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Labour economics

Employee strike activity has been on the decline over the last five decades, a new study argues that household indebtedness is the reason why.

The evidence provided in the study proves a strong support to this argument for the cases of Korea, Japan, Sweden, the United States and the United Kingdom over the period 1970–2018.

strike activity

Industrial action occurs when a dispute in the workplace can’t be resolved through negotiation. There are three main forms of industrial action:

There are strikes – where workers refuse to work for the employer. There are actions short of a strike – where workers take action such as go-slows, overtime bans, or callout bans. And finally, there are lock-outs – a work stoppage where the employer stops workers from working.

Industrial action has been historically one of the main levers of pressure for employees to demand economic, political, and social change from employers and the government.

For example, on the economic side, the establishment of the 8-hour workday in the late 19th – early 20th century is an achievement of mass strikes, while, in the political arena, mass strikes also contributed to the fall of apartheid in South Africa.

Despite the fact that since the early 1980s workers’ share of national income is declining and workplace conditions are worsening across many advanced economies, major nationwide industrial action has also been declining dramatically.

The study, written by Giorgos Gouzoulis at the University of Bristol, argues that the financialization of households is an important overlooked missing piece and the reason behind the declining strike activity over the last fifty years. The term ‘financialization’, as Giorgos describes, is defined as the increasing dependence of nonfinancial actors on financial institutions and instruments, which, in turn, affects their behavior and strategies. In particular, since the 1970s, the financial sector has been increasingly financing households, with household debt ratios increasing rapidly across the globe and mortgages being the vast majority of new credit.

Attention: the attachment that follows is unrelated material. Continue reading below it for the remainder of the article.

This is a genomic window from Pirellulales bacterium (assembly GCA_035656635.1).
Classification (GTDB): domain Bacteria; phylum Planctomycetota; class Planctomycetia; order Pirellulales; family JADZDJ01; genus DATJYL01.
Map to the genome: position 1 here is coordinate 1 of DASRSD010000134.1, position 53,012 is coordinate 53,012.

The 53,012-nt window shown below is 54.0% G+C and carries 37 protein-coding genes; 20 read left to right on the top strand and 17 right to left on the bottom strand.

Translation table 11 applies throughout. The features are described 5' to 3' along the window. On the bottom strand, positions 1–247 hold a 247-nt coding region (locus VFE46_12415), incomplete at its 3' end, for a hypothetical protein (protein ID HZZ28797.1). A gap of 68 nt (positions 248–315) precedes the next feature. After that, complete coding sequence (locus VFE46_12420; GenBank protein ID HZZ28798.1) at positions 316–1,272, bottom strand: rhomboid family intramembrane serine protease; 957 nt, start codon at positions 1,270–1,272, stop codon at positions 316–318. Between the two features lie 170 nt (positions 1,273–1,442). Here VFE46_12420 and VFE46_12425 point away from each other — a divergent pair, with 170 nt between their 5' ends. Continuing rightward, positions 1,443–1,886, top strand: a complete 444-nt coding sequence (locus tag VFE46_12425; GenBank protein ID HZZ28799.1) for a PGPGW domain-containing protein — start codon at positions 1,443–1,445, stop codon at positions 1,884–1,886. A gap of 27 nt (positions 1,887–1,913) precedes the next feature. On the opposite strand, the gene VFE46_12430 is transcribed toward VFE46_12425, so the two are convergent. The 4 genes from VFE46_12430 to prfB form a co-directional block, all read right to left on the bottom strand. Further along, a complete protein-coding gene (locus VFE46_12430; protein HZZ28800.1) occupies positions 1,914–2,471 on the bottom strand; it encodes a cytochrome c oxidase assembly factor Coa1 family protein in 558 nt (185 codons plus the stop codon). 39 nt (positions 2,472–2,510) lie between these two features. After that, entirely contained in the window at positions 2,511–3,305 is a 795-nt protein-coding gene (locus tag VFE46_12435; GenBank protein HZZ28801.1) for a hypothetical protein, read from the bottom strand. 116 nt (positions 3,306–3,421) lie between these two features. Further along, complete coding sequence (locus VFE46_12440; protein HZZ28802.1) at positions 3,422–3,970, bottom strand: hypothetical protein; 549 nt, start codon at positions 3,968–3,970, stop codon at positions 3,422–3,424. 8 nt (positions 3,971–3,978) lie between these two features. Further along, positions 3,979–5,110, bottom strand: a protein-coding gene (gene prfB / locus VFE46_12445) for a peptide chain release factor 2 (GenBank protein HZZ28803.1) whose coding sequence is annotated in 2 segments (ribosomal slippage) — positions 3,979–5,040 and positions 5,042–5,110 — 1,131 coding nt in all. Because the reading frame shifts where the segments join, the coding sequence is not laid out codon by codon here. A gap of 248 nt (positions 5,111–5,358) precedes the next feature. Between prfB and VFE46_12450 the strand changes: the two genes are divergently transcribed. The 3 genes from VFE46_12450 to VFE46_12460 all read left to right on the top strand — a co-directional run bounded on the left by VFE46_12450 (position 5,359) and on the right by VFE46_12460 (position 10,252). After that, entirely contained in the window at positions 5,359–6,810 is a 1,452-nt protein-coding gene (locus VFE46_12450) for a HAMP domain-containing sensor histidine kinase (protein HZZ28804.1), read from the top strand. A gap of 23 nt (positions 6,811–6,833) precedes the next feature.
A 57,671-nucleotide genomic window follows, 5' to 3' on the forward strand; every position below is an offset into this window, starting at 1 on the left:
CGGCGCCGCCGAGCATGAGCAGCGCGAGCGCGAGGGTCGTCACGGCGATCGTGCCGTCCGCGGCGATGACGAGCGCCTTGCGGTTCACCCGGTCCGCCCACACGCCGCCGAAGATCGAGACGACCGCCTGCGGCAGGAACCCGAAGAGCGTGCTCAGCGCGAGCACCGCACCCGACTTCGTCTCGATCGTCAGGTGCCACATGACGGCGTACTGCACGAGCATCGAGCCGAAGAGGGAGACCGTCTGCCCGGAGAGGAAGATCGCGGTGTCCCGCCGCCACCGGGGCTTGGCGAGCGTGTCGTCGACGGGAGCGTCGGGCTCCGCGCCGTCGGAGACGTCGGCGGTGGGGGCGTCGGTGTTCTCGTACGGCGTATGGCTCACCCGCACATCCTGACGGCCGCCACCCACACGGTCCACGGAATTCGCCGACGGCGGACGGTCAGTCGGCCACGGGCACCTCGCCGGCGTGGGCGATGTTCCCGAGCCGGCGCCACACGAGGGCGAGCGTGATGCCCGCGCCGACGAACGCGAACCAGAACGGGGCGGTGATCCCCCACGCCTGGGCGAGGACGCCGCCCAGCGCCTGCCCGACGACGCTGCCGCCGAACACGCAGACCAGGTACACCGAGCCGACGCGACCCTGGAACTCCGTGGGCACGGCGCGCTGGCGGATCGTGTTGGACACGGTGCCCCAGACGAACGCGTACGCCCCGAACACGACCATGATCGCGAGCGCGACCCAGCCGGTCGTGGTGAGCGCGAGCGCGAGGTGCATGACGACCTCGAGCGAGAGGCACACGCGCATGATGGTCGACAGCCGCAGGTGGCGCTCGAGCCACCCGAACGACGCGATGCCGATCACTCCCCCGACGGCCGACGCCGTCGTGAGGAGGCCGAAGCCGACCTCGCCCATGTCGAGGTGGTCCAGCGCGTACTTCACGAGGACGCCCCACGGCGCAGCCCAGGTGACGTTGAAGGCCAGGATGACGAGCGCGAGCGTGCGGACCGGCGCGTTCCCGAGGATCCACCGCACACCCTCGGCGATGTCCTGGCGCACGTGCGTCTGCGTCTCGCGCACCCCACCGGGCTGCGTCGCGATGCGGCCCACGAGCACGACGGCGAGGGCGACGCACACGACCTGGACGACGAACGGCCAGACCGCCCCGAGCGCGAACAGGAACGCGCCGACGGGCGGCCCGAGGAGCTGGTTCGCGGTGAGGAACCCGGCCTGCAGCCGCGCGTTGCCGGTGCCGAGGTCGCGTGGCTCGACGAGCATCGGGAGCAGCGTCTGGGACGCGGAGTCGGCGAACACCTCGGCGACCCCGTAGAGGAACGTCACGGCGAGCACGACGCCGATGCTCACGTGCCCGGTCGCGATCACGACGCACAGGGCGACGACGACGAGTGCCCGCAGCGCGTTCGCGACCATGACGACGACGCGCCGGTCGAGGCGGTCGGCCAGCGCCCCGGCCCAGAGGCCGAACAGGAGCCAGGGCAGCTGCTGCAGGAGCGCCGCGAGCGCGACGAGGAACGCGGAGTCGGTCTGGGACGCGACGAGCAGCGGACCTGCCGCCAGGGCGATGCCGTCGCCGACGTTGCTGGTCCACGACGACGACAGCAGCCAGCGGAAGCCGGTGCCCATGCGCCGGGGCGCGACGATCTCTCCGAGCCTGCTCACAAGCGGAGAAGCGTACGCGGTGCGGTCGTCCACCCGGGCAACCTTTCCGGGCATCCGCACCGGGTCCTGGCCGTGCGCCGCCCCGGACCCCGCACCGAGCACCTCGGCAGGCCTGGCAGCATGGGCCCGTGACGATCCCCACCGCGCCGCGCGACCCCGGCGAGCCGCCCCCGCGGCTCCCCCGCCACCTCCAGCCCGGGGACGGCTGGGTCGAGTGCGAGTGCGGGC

Recent studies have shown that the rising dependence on private credit has made indebted workers more self‐disciplined and risk‐averse in the workplace. This is mainly due to the fear of losing their job and defaulting.

The hypothesis of the study is that the aggregate rise in household debt is likely to be associated with the decline in strike participation, duration, and volume in the last fifty years.

To prove this assumption, the paper focuses on Korea, Japan, Norway, Sweden, the United States, and the United Kingdom over the period between 1970 and 2018 using annual data from sources including ILOSTAT, World Bank, IMF, UNCTAD, and Visser.

Household debt‐to‐GDP ratios

Figure 1. Household debt to GDP ratios, 1970–2018. (Obtained from journal article)

The econometric findings in the paper show that the rise of household indebtedness in Japan, Korea, Sweden, the United States, and the United Kingdom can be associated with the decline in strike participation, duration, and volume. In Norway’s case, the process of financialization started later than the other countries of this study and more extensive debtor protection exists, making this relationship much weaker. Overall, the results provide core evidence that personal indebtedness and the corresponding default risk are strongly associated with the decline in strike activity rates.

See the paper here or download the PDF →

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